January: Read Matthew 25:31-46 with the class, as suggested in Exercise 3. Then have students locate the lists of the Corporal and Spiritual Works of Mercy in their texts. Using books about the lives of the saints books or profiles from the internet, ask each student to find a saint who is an example of one of the Corporal Works of Mercy and another who exemplifies one of the Spiritual Works of Mercy. Have students prepare reports to introduce their saints to the class.
February: Invite students to do an adapted version of Grenough’s suggestion in Exercise 2. Have them enter the keywords “youth Bible studies,” “children’s Bible studies” or “children’s Bible resources” into their search engine. Ask students to prepare printed lists to distribute to the class of the five best scriptural websites they find.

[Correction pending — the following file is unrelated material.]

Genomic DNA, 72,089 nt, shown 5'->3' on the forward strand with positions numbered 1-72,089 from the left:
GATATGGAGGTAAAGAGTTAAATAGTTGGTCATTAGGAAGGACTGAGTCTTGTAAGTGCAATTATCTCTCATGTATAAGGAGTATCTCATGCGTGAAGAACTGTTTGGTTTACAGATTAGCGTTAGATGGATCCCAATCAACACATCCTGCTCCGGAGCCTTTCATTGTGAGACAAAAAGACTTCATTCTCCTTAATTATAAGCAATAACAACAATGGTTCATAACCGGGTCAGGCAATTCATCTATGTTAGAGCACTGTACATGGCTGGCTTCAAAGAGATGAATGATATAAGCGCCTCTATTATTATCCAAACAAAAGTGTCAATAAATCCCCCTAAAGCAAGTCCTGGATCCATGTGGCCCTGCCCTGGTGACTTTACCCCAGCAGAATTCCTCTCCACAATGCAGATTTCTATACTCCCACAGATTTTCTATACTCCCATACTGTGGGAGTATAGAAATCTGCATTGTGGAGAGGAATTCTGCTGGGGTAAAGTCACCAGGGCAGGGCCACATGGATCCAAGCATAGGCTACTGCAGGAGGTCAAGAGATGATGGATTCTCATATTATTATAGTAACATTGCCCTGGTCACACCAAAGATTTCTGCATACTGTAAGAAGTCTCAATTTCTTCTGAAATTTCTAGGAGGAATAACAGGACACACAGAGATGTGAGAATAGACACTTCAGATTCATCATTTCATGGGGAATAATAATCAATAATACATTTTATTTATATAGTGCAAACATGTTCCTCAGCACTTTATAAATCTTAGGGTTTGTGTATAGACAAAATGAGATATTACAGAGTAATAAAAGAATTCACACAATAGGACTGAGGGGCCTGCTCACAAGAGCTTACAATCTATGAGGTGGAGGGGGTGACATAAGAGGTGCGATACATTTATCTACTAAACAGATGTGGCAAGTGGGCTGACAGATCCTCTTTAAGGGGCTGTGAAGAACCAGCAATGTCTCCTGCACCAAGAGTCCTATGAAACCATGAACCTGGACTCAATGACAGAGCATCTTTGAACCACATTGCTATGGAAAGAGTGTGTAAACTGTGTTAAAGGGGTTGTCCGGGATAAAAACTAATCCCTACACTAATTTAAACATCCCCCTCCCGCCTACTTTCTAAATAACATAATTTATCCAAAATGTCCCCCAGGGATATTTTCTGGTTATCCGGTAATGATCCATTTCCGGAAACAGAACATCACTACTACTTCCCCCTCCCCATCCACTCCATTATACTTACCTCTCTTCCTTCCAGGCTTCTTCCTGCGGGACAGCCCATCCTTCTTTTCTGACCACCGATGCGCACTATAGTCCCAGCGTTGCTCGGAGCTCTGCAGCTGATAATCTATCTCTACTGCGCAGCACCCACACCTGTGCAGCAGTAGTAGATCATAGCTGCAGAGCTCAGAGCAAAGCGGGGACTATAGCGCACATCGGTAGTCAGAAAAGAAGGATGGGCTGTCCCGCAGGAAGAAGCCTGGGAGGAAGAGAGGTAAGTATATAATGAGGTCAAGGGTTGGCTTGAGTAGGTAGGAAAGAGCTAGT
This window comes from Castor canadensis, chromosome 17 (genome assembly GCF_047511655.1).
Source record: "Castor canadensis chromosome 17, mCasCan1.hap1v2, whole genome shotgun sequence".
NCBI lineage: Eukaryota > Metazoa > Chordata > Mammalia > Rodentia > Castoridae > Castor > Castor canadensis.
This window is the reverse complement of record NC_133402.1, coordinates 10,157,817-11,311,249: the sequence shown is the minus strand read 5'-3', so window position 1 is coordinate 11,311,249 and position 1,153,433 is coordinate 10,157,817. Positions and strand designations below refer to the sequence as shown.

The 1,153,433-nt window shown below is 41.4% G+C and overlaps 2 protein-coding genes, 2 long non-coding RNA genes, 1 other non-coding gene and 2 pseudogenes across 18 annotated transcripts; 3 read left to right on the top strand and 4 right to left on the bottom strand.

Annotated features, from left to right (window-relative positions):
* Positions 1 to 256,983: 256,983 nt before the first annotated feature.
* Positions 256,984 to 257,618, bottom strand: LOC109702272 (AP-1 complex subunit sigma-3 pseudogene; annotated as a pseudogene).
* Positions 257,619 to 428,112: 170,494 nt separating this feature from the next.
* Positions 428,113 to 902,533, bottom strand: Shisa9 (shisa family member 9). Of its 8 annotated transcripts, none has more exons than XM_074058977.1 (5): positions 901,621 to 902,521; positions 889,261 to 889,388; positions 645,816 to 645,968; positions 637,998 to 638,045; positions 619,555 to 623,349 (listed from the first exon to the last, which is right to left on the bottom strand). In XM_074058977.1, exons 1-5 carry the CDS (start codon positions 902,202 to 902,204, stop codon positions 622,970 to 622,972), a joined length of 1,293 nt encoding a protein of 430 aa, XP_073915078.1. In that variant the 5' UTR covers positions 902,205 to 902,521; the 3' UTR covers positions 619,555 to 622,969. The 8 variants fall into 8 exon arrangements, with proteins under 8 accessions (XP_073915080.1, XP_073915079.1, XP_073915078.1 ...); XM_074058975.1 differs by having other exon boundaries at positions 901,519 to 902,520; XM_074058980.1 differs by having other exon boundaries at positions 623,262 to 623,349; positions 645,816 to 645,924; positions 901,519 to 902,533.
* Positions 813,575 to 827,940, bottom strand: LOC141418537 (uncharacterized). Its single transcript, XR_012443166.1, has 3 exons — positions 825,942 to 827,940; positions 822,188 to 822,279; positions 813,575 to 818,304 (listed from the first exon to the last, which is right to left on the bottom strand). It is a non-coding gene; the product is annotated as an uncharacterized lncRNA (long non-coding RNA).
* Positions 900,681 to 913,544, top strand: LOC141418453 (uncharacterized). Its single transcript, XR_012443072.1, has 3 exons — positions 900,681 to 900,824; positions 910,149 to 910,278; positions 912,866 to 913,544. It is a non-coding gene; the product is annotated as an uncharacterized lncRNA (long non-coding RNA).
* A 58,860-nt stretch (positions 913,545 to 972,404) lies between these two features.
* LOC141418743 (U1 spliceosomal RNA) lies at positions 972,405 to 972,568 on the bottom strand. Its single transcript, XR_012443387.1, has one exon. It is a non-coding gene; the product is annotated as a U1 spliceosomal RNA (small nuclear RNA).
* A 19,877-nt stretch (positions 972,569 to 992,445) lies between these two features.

March: In addition to creating a personal Marian Prayer Book as suggested in Exercise 2, pray the Litany of the Blessed Virgin with your class. Provide each student with a copy of the prayer. Discuss the descriptions of Mary found in the litany. Invite students to research any titles with which they are unfamiliar. Invite students to name specific ways we can honor Mary as individuals and as a class.
April/May: In her first Study Guide Discussion/Reflection Question, Kelleher challenges us to examine how our texts integrate Scripture into a lesson. Keep in mind that no matter what your textbook provides, catechists can always add engaging Bible activities to their sessions. For example, have older students choose a psalm and prayerfully study it in light of what God is saying to us today. Then ask students to “interpret” the psalm creatively in media—for example, creating a collage, putting together a medley of instrumental music, or preparing a Power Point presentation using photographs that illustrate the psalm.